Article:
Of course, Verdi’s Macbeth needs a Queen who can reign over all, and the ROH was fortunate to have Anna Netrebko to draw in the crowds and preside vocally. I have to say that the icing on the cake of this theatrically imperial performance - which was throughout and at the final curtain vigorously and loudly lauded - would have been, for this listener at least, a little more pitch-precision and occasionally a less steely hardness. Netrebko’s Queen was reckless from her the first, storming wildly through ‘Vieni! T'affretta!’ with impetuous fire and undeniable wilfulness and in Act II’s ‘La luce langue’ (the 1865 revised Paris score was used) her implacable desire, bordering on insanity, could not be doubted. Netrebko’s soprano has tremendous weight - at the close of Act 2 she brilliantly and brazenly surmounted the choral majesty - and both sheen and darkness, and a whole host of other textures and colours in between. And, if I longed for a little more grace at times then my wish was fulfilled in the sleep-walking scene were such is the Russian soprano’s technique - already greatly in evidence in the tight trills of the brindisi - that she was able to bring together the conflicting voices of Lady Macbeth’s inner conscience - the disjointed fragments, the leaps between registers, the arioso which tantalisingly offers the all too brief consolation of cantabile lyricism - and she almost nailed the quiet Db peak at the close. Perhaps Netrebko’s acting was a little too self-conscious at times, but there’s no doubt that she created a lustrous-voiced Queen to please the composer who called for a Lady Macbeth who was ‘ugly and evil … [with] a diabolical quality’. [2]

Željko Lučić as Macbeth and Anna Netrebko as Lady Macbeth.jpgŽeljko Lučić and Anna Netrebko. Photo credit: Bill Cooper.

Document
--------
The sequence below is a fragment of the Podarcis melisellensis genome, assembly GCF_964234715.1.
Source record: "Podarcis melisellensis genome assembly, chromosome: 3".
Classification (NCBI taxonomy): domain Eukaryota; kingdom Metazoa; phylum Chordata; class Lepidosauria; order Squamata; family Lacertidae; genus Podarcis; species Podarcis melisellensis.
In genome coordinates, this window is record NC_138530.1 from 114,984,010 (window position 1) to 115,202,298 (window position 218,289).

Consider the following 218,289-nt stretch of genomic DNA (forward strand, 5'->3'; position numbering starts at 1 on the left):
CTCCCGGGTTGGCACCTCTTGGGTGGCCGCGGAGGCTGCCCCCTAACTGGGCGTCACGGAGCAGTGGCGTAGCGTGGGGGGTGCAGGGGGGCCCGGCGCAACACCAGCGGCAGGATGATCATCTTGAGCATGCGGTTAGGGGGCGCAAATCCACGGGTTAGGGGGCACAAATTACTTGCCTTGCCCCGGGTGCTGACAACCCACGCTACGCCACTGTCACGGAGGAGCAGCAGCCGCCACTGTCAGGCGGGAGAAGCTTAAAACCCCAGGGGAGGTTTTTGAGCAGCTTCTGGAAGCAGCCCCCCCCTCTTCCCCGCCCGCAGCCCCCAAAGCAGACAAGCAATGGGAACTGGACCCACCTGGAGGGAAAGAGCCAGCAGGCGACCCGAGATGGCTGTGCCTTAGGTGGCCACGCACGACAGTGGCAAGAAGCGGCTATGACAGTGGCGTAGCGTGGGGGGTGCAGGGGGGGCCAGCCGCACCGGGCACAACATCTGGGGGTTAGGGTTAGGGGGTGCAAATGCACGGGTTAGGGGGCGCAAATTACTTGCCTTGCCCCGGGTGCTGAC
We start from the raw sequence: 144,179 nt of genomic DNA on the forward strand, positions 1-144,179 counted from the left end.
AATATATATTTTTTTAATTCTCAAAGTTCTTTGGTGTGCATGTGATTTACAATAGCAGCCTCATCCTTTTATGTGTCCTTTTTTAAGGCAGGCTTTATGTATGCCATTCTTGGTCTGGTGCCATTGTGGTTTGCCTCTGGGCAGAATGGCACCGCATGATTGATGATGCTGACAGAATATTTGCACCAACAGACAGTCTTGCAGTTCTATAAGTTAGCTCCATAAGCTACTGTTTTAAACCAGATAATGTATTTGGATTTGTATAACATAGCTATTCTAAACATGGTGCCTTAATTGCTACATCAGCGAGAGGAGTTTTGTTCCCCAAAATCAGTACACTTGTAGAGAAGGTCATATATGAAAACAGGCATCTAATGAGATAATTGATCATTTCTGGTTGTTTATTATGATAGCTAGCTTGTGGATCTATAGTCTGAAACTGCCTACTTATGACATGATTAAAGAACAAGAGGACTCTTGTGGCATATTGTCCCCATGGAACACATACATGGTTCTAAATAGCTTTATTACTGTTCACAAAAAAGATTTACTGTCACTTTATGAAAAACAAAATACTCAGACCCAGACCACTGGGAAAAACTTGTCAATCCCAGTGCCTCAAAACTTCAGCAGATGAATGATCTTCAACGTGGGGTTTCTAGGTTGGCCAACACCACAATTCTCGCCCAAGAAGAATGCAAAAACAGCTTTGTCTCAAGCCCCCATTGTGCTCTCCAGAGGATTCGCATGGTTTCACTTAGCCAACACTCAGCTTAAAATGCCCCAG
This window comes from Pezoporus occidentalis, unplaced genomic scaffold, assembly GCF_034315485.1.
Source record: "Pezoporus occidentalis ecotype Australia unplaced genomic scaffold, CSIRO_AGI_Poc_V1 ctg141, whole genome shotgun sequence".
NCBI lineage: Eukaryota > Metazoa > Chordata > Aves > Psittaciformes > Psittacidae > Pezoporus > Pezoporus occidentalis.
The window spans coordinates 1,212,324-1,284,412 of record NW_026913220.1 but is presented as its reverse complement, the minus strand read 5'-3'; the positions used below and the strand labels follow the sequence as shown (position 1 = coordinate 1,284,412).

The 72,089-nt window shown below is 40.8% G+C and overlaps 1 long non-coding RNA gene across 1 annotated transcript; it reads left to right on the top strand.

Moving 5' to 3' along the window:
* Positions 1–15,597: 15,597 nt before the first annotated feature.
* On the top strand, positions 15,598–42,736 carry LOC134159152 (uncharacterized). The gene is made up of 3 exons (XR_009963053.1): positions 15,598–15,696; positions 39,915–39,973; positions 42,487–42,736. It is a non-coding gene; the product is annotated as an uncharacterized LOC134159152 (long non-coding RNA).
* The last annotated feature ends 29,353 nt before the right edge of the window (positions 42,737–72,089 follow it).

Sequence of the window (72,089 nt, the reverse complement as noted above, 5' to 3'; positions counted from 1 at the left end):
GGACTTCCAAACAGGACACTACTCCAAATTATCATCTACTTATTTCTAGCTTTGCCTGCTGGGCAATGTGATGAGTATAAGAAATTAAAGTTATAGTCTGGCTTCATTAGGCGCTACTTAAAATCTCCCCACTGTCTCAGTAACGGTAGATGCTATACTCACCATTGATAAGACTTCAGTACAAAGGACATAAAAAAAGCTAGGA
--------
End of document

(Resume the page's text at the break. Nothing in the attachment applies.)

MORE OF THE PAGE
Netrebko was reunited with baritone Željko Lučić with whom she appeared in Macbeth at the Met in 2014. Lučić’s warrior seemed psychologically wounded from the start, unnerved by the appearance of the witches and dominated by his wife, and he didn’t really plumb the depths of vaulting ambition nor convince me that there was any chemistry between the regal pair. But, Lučić’s baritone is mellow, if not velvety, and the line elegant. If the vocal vacillations of Act I’s ‘Due vaticini’ were not totally persuasive, and if the Serbian baritone had a tendency to be just below the note, then Act IV’s ‘Pietà, rispetto, amore’ was measured, powerful and true.

Yusif Eyvazov as Macduff.jpgYusif Eyvazov (Macduff). Photo credit: Bill Cooper.

All of the emphasis in Macbeth is on the central protagonists - Macduff is not an antagonist but a tenore comprimario and the murder of Lady Macduff and her children are excised (though Lloyd makes their presence felt briefly, when they make a hasty exit from the banquet) - but the ROH cast for this revival is uniformly strong and we enjoyed a beautiful exemplification of bel canto technique from Yusif Eyvazov (Macduff) and a strong performance by Jette Parker Young Artist Konu Kim as a reluctantly crowned Malcolm. I particularly liked the directness and sombre colour of Ildebrando D’Arcangelo’s Banquo, and as the Doctor and Lady-In-Waiting respectively, JPYA’s Simon Shibambu and Francesca Chiejina introduced the somnambulist in clearly enunciated recitative.

This may not be a ‘perfect’ Macbeth, if there can be such a thing, but the cast - from fictional monarch to minion - conjure Verdi’s and Shakespeare’s darkness powerfully and persuasively.

Claire Seymour

Giuseppe Verdi: Macbeth

Macbeth - Željko Lučić, Lady Macbeth - Anna Netrebko, Banquo - Ildebrando D'Arcangelo, Macduff - Yusif Eyvazov, Lady-in-waiting - Francesca Chiejina, Malcolm - Konu Kim, Doctor - Simon Shibambu, Fleance - Matteo di Lorenzo, Assassin - Olle Zetterström, First Apparition - John Morrissey, Second Apparition - Gaius Davey Bartlett, Third Apparition - Edward Hyde, Herald - Jonathan Coad; Director - Phyllida Lloyd, Conductor - Antonio Pappano, Designer - Anthony Ward, Lighting designer - Paule Constable, Choreography - Michael Keegan-Dolan, Orchestra of the Royal Opera House, Royal Opera Chorus (Concert Master - Sergey Levitin).

Royal Opera House, Covent Garden, London; Sunday 25th March 2018.



[1] Quoted in David Rosen and Andrew Porter, Verdi’s ‘Macbeth’: A Sourcebook (New York, 1984), p.99.

[2] Verdi, letter to Salvatore Cammarano, 23rd November 1848; trans. in Verdi’s ‘Macbeth’, p.67.